Fetteresso Castle is a 14th-century towerhouse, rebuilt in 1761 as a Scottish gothic style Palladian manor, with clear evidence of prehistoric use of the site. It is situated immediately west of the town of Stonehaven in Kincardineshire slightly to the west of the A90 dual carriageway. Other notable historic fortified houses or castles in this region are Dunnottar Castle, Muchalls Castle, Fiddes Castle, Cowie Castle and Monboddo House.
From cropmarks in the "policies" (improved areas) around Fetteresso Castle, there is evidence of a ring-ditch sited at the north end of a cursus. A cursus is a prehistoric set of parallel linear structures of unknown purpose that were, somewhat fancifully, considered by antiquarians as used for some type of athletic competition, possibly related to hunting or archery; this is unsubstantiated. In 1822 a cairn was discovered near Fetteresso Castle with some human remains inside. The burial site was clearly a Bronze Age construct by the size and shape of the chamber made of unhewn whinstone. Some legends tell that this is the grave of Malcolm I, who is recorded to have been slain at Fetteresso in 954 AD. The burial hillock has become known as Malcolm's Mount, even though it is not likely from current archaeological analysis that the crypt could be so recent. In 1998 a burial urn from the beaker people was found at Fetteresso Castle. The Roman Camp of Raedykes is located several miles northwest, where a full legion encamped and many archeological recoveries have been made. This location is one of a string of marching camps that connected Angus to Moray.
The property is recorded to have been owned by the Strachans.
Robert de Bruce opposed the Balliol (and later the Comyn) claim to the throne of Scotland, which culminated at the Battle of Barra Hill (1308). Castlehill of Strachan was in fact burned-out by Robert de Bruce, and the Barony of Strachan later disinherited from the 'de Strachan' family and granted by Robert de Bruce to Sir Alexander Fraser in c. 1316 (Robertson Index, 1-15). The Strachan family were supporters and kinsmen of John Comyn, Earl of Buchan.
The barony of Fettereso eventually passed to William Keith, the Earl Marshall of Scotland, who inherited the barony through his mother, the daughter of Sir Alexander Fraser in the 14th century to the Clan Keith Earls Marischal, who built the towerhouse. The Earls Marischal also held the nearby fortress, Dunnottar Castle.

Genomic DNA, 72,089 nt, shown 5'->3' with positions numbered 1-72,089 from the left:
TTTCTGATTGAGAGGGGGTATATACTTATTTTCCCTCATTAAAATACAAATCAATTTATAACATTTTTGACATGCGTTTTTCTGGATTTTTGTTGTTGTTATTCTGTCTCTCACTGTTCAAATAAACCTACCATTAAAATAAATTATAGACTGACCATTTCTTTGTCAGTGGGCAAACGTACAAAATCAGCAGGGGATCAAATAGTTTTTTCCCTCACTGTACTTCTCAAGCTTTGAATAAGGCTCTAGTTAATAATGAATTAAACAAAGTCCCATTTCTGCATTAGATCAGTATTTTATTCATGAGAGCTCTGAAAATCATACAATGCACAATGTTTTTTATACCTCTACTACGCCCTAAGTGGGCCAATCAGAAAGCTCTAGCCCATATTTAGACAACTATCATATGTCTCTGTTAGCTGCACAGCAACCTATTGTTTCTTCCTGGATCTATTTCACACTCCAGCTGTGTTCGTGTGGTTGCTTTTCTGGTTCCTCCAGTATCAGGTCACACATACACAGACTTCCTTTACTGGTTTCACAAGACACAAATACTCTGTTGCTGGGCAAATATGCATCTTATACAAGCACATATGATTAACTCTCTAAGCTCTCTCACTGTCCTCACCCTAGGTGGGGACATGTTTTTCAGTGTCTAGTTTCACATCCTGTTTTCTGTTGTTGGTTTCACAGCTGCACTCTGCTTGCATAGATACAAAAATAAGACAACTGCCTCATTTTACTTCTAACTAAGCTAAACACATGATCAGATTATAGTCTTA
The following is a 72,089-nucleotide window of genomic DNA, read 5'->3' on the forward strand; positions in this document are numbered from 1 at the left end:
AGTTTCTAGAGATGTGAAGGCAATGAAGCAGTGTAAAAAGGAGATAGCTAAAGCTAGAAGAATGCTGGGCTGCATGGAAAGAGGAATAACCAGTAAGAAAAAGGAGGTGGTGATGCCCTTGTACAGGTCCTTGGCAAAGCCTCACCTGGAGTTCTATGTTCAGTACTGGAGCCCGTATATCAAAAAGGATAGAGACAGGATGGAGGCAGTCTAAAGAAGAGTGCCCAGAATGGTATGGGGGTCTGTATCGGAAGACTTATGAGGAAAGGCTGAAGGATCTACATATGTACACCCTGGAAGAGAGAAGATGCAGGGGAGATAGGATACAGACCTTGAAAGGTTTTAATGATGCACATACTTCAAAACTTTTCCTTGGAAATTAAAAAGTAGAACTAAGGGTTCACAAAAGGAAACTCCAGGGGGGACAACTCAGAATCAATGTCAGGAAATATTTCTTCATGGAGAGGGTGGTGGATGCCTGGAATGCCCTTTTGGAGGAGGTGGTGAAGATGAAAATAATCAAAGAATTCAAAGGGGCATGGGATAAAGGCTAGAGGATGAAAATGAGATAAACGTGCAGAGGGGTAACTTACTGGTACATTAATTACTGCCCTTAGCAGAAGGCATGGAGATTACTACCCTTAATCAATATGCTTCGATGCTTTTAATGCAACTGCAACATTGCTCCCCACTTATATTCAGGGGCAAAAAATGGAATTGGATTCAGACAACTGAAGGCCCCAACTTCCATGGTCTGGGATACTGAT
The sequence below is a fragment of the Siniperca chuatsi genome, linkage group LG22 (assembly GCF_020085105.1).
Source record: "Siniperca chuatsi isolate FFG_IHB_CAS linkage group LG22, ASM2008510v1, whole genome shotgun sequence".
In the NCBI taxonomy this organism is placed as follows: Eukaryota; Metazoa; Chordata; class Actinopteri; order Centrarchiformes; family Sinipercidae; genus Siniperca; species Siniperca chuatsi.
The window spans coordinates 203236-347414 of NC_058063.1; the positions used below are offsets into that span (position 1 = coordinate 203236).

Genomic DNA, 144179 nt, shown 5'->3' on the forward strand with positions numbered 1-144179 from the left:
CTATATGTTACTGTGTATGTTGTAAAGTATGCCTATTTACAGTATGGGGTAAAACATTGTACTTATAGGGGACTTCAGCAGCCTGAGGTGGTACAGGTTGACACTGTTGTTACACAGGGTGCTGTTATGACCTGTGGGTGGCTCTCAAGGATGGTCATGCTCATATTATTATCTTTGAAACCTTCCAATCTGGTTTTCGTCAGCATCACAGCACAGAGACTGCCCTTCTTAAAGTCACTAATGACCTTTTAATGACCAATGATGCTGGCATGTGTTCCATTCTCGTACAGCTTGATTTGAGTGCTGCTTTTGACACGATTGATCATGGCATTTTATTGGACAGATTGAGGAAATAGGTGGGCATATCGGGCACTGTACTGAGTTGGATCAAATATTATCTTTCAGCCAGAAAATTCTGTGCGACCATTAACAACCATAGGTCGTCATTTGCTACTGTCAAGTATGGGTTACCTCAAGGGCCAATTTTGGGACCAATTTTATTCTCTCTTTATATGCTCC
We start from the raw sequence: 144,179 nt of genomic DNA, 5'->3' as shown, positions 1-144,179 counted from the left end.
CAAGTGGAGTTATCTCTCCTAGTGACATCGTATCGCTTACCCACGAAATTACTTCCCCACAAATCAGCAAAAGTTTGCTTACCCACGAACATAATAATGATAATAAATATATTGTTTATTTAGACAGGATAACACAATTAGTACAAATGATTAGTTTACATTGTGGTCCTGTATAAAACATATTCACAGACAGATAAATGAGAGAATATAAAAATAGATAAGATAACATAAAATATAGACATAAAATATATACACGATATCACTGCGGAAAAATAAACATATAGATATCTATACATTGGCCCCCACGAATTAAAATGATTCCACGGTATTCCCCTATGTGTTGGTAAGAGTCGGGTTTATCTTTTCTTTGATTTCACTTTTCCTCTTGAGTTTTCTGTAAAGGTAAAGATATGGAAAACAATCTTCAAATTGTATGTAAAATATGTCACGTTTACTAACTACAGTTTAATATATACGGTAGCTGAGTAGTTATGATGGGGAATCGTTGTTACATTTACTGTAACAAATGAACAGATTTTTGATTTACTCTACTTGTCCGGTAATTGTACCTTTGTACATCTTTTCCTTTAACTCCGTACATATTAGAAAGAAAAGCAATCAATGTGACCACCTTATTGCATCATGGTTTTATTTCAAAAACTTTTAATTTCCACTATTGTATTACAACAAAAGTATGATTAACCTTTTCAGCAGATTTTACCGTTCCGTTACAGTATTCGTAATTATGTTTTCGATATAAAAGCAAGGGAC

17th and 18th centuries
The characteristic Scottish designs of crow-stepped gables were introduced, and the battlement crenellation elements were introduced. A dovecote of considerable height was constructed in the 17th century to the south of the castle itself. In the year 1659 a woman, Jean Hunter, lived at Fetteresso. From her behaviours, she was accused of witchcraft and hanged at her home. An artist and wright named Alexander Charles worked at Fetteresso as an overseer. Charles flourished in 1671 to 1678 and published his drawings in at least one book. Late in the 17th century, the Duff family controlled Fetteresso and expanded the building around the old towerhouse.
In the 1940s, the castle was owned by Maurice and Geraldine Simpson (née Pringle). She was the heir to the Pringle Knitware fortune. Subsequently, the Simpsons acquired and lived in nearby Muchalls Castle. L After the Simpsons' tenure at Fetteresso, the roof was off the castle for some period starting around 1954, and the castle bought by a local landowner and then left to the Don family in his will. In the latter part of the 20th century, the castle was restored, greatly modified, to yield seven houses, which is its present use. As of 2006 Mrs. Simpson still resides in the local area.
- C.Michael Hogan. 2008. Fetteresso Fieldnotes, The Modern Antiquarian
- Benjamin T. Hudson, Prophecy of Berchan: Irish and Scottish Kings of the Early Middle Ages, (1996) ISBN 0-313-29567-0
- Scottish Notes and Queries 1899-1900, edited by John Bullock, A. Brown and Company, Aberdeen
- Historical Geography of the Clans of Scotland
- Primitive Beliefs in the Northeast of Scotland